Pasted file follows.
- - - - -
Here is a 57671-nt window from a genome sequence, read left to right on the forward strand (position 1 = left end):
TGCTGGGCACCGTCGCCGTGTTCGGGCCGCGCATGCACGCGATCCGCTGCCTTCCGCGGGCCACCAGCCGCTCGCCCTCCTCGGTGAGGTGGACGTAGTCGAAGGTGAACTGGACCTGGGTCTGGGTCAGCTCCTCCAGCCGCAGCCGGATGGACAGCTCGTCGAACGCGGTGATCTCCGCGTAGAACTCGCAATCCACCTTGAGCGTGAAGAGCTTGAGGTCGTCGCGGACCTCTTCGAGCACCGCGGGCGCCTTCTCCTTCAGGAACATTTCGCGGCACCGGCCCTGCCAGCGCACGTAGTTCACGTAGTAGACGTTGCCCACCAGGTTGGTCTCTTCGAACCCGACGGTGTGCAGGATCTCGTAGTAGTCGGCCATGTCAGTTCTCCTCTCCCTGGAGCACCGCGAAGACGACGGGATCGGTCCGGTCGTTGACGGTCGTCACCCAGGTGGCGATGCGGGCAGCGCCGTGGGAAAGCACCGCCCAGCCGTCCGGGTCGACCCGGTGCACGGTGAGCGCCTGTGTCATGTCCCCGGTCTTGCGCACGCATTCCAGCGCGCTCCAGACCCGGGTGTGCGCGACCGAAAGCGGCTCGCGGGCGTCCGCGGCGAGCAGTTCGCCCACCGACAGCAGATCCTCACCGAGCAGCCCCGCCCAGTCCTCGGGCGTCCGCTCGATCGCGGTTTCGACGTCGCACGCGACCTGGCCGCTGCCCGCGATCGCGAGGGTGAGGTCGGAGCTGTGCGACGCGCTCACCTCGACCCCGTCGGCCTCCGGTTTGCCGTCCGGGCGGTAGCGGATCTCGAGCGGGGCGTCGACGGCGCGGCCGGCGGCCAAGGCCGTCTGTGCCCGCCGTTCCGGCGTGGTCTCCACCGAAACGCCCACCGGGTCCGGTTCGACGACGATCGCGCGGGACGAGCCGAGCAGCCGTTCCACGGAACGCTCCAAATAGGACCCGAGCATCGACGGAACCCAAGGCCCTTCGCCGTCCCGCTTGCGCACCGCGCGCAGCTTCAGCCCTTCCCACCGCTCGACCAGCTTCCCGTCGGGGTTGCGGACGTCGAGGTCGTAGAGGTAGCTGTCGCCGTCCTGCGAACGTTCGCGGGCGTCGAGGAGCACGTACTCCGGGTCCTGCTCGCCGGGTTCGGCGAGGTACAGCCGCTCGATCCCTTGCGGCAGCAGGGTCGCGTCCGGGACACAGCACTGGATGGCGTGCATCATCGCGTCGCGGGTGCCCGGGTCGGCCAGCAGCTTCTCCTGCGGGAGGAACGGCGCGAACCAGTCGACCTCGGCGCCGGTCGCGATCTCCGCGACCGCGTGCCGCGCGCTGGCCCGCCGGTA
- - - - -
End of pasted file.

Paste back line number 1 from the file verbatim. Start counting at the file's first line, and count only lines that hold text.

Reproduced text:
Here is a 57671-nt window from a genome sequence, read left to right on the forward strand (position 1 = left end):